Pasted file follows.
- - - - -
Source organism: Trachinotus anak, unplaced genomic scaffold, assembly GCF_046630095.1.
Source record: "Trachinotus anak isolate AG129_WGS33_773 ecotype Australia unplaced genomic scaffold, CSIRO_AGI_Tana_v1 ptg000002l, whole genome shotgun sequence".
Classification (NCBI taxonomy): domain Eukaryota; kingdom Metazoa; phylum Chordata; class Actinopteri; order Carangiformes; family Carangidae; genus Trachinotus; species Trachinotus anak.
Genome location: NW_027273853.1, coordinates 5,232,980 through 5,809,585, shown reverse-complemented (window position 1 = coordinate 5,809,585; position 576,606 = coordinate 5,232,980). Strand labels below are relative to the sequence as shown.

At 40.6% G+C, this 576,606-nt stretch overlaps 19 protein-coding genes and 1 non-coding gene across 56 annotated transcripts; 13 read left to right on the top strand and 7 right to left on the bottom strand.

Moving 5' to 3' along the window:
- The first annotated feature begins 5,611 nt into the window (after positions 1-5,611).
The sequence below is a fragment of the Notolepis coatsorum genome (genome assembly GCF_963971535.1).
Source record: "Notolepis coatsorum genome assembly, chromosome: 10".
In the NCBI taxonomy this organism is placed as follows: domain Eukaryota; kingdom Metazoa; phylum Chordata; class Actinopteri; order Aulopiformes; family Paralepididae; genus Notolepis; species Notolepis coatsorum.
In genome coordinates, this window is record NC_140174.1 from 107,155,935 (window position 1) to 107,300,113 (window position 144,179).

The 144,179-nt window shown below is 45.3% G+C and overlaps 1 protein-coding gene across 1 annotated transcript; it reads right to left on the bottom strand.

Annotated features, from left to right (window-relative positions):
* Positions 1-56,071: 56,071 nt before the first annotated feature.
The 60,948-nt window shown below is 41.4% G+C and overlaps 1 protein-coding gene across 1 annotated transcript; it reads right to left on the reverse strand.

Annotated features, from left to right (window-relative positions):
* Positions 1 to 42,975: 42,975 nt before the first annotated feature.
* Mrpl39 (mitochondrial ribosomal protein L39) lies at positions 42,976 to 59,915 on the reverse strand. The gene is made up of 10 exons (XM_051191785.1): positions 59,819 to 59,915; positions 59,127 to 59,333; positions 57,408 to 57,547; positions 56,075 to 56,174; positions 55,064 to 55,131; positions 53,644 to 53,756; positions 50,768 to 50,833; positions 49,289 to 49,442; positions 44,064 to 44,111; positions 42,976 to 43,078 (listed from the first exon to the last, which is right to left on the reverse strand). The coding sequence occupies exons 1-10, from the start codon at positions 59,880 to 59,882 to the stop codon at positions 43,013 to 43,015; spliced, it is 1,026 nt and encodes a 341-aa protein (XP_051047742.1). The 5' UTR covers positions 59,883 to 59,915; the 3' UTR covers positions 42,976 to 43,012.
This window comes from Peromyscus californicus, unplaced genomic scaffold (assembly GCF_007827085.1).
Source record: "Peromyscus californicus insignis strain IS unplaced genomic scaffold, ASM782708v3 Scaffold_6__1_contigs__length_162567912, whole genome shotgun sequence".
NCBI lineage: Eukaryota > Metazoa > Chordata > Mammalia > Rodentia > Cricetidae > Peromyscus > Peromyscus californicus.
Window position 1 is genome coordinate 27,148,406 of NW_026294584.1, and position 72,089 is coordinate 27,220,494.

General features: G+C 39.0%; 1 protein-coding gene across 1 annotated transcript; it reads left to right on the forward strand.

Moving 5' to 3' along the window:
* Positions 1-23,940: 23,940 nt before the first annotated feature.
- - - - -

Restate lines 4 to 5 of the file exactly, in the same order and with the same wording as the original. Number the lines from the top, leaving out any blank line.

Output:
Genome location: NW_027273853.1, coordinates 5,232,980 through 5,809,585, shown reverse-complemented (window position 1 = coordinate 5,809,585; position 576,606 = coordinate 5,232,980). Strand labels below are relative to the sequence as shown.

At 40.6% G+C, this 576,606-nt stretch overlaps 19 protein-coding genes and 1 non-coding gene across 56 annotated transcripts; 13 read left to right on the top strand and 7 right to left on the bottom strand.